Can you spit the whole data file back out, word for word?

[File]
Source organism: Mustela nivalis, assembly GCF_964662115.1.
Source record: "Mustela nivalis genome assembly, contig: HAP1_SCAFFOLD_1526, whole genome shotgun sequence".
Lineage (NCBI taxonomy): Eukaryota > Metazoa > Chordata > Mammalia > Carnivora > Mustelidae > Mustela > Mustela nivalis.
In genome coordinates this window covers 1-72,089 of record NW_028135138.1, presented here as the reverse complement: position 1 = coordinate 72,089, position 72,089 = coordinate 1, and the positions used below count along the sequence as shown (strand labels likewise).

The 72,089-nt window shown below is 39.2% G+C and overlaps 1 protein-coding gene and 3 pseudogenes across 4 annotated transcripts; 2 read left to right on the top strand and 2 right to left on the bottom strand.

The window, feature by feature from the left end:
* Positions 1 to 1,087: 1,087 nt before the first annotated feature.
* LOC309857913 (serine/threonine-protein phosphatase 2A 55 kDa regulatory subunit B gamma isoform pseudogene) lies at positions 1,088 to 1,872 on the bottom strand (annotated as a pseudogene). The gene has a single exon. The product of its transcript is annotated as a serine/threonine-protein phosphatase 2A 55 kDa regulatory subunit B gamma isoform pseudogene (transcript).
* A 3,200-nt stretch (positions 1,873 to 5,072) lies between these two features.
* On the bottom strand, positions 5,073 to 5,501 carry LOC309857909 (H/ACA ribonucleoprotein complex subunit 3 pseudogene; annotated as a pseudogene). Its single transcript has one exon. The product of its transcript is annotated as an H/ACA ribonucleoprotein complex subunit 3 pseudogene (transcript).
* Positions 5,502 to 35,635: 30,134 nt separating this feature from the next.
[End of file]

Source organism: Mustela nivalis, assembly GCF_964662115.1.
Source record: "Mustela nivalis genome assembly, contig: HAP1_SCAFFOLD_1526, whole genome shotgun sequence".
Lineage (NCBI taxonomy): Eukaryota > Metazoa > Chordata > Mammalia > Carnivora > Mustelidae > Mustela > Mustela nivalis.
In genome coordinates this window covers 1-72,089 of record NW_028135138.1, presented here as the reverse complement: position 1 = coordinate 72,089, position 72,089 = coordinate 1, and the positions used below count along the sequence as shown (strand labels likewise).

The 72,089-nt window shown below is 39.2% G+C and overlaps 1 protein-coding gene and 3 pseudogenes across 4 annotated transcripts; 2 read left to right on the top strand and 2 right to left on the bottom strand.

The window, feature by feature from the left end:
* Positions 1 to 1,087: 1,087 nt before the first annotated feature.
* LOC309857913 (serine/threonine-protein phosphatase 2A 55 kDa regulatory subunit B gamma isoform pseudogene) lies at positions 1,088 to 1,872 on the bottom strand (annotated as a pseudogene). The gene has a single exon. The product of its transcript is annotated as a serine/threonine-protein phosphatase 2A 55 kDa regulatory subunit B gamma isoform pseudogene (transcript).
* A 3,200-nt stretch (positions 1,873 to 5,072) lies between these two features.
* On the bottom strand, positions 5,073 to 5,501 carry LOC309857909 (H/ACA ribonucleoprotein complex subunit 3 pseudogene; annotated as a pseudogene). Its single transcript has one exon. The product of its transcript is annotated as an H/ACA ribonucleoprotein complex subunit 3 pseudogene (transcript).
* Positions 5,502 to 35,635: 30,134 nt separating this feature from the next.